CHICAGO — Both the outgoing and incoming CEOs of Coldwell Banker agreed Thursday that iBuying will be a “small component” of the real estate marketplace in the future, though they also said that disruptors offer valuable insights for established brands.
In a conversation with Inman Thursday at Coldwell Banker’s leadership summit in Chicago, current CEO Charlie Young said that there are a number of disruptive and “destructive” forces in real estate that are both “really powerful” and “really important.” Young described iBuying as the “biggest foundational change” among those forces, and he said that it is altering “the way we go to market.”
However, despite seeing iBuying as a major new development in real estate, Young also doesn’t believe the trend will actually grow to take up a significant part of the market.
“Do I think that iBuyers will be 50 percent of the market, 70 percent of the market?” Young said. “I don’t.”
Asked how big he thought iBuying could ultimately get, Young replied that “I think they will be a small component of the marketplace.”
A moment later, Ryan Gorman — who is currently CEO of NRT but will take over a newly recognized Coldwell Banker in January — agreed, telling Inman that he too sees iBuying growing to become merely a small part of the overall marketplace
“Look at the most mature iBuying markets today,” Gorman said. “They’ve actually declined in percentage and volume. And the iBuyers in those markets have yet to figure out how to actually make a profit.”
Gorman didn’t mention any markets or iBuyers by name, but the trend has become particularly popular in a number of Sunbelt cities such as Phoenix, several Texas metro areas, and Atlanta. The trend was pioneered by startups such as Opendoor and Offerpad and has more recently seen serious plays from companies such as Zillow and Redfin.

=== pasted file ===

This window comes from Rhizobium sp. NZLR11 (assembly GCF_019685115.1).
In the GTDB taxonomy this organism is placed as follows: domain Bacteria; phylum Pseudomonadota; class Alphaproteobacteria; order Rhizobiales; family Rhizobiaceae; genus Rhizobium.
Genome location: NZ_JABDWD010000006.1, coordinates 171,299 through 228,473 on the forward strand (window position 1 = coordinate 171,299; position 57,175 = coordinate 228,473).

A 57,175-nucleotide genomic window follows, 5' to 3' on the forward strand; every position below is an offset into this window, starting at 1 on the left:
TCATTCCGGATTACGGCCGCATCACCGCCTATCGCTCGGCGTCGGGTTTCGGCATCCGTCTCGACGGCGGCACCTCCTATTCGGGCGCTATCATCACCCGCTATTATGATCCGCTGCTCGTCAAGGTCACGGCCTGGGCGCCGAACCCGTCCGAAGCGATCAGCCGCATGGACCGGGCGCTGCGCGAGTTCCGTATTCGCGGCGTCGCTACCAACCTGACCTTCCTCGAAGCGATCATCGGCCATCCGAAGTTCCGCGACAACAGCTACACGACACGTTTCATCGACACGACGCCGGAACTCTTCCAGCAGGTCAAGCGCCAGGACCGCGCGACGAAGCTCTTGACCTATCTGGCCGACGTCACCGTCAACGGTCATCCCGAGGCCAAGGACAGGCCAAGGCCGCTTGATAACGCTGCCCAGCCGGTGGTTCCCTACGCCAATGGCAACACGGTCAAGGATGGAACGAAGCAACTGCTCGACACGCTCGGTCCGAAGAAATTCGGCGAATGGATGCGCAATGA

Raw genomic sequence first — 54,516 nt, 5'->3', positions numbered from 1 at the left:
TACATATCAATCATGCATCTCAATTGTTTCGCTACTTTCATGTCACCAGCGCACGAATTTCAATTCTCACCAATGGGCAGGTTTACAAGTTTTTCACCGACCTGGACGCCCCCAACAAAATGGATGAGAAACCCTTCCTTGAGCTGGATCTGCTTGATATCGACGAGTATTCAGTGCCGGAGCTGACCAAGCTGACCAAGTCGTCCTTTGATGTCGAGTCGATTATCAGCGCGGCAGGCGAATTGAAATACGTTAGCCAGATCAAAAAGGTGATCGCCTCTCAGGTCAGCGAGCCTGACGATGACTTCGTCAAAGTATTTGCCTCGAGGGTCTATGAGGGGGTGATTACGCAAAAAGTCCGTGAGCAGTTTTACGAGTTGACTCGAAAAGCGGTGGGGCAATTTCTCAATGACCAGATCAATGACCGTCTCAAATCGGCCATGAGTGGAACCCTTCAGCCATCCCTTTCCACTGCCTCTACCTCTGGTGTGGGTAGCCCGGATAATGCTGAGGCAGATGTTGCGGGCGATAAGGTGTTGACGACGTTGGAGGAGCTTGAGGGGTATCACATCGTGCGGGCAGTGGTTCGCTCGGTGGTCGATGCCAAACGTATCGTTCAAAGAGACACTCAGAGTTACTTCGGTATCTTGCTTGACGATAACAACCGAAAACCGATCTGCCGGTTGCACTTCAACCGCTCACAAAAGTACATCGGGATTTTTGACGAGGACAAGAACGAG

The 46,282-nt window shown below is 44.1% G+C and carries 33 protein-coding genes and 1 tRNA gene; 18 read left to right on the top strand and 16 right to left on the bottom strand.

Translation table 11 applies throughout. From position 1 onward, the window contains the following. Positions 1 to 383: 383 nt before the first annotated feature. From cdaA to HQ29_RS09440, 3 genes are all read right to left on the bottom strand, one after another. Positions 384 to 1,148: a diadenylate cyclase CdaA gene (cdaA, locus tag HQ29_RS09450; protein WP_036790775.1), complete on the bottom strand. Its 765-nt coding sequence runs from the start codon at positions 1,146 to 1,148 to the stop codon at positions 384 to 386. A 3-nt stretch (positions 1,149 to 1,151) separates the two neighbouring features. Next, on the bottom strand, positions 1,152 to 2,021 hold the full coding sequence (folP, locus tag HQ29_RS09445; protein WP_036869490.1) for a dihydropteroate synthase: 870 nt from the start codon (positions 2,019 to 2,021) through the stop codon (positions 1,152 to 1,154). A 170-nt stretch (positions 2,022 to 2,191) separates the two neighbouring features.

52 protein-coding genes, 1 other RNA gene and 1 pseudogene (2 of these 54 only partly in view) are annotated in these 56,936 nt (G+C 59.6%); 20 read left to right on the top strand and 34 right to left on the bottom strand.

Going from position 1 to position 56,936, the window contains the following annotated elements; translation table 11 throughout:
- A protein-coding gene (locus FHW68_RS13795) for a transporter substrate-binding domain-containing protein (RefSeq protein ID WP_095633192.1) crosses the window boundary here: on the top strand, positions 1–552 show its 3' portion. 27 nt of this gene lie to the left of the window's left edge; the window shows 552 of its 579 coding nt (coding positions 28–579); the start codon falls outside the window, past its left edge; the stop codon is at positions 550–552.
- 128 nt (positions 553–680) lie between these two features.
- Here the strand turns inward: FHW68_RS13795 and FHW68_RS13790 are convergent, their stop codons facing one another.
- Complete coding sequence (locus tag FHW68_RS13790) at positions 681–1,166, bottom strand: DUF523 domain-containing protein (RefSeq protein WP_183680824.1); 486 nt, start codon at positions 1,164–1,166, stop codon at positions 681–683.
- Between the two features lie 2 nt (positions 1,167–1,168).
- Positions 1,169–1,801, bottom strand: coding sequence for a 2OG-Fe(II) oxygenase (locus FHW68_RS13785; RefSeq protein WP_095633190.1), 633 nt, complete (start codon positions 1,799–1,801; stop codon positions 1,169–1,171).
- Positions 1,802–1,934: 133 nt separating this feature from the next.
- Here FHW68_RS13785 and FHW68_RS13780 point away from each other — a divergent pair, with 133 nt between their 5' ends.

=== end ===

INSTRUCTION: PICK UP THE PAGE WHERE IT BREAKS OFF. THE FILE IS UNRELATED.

Realogy, Coldwell Banker’s parent company, launched its own version of an iBuying program in 2018, and then earlier this year expanded the program.
But while both Young and Gorman seemed to indicate iBuying would remain something of a niche business — a sentiment that other real estate executives have expressed as well — they also both said that its growth offers a valuable lesson about today’s market.
“There’s a consumer insight to come out of this,” Young said. “The insight is that consumers would like a simpler and easier process.”
Gorman added that “that’s an insight that with scale and intelligence about this business, can be exploited to deliver way more value for consumers and agents.”
Asked about other disruptive trends in real estate, Young dismissed many as “noise,” saying that among other things the influx of Wall Street money would eventually go away.
During an opening session at Thursday’s leadership summit, Young had also said that Compass — Realogy’s increasingly bitter rival that is funded by billions from high-rolling investors — was spending “stupid” money. Young later declined to elaborate to Inman on what made Compass’ spending stupid, though Gorman added that Realogy has been “pretty clear” what it thinks of its rival in an ongoing lawsuit.
That lawsuit accuses Compass of unfair business practices and of trying to effectively create a monopoly. Compass has denied the allegations, threatened to countersue and accused Realogy of lashing out due to poor stock market performance. The suit is ongoing and both Young and Gorman declined Thursday to go into detail about the case.
Other “foundational changes” impacting the industry according to Young include eXp Realty’s use of virtual office space and the rise of data and predictive analytics. Young said that in the former’s case it’s still too early to know what impact it’ll have. And in the latter case Coldwell Banker’s own products such as CBX have made it a leader in the space.
Young ultimately argued that “it’s incumbent on us now to understand the disruption,” but that Coldwell Banker has a long history of leading the industry through periods of change — and will survive this one as well.
“I believe that brands, led by Coldwell Banker, will come out the other side and still be relevant, key, leading players in the business,” Young concluded. “I think we will come out on the other side still leading.”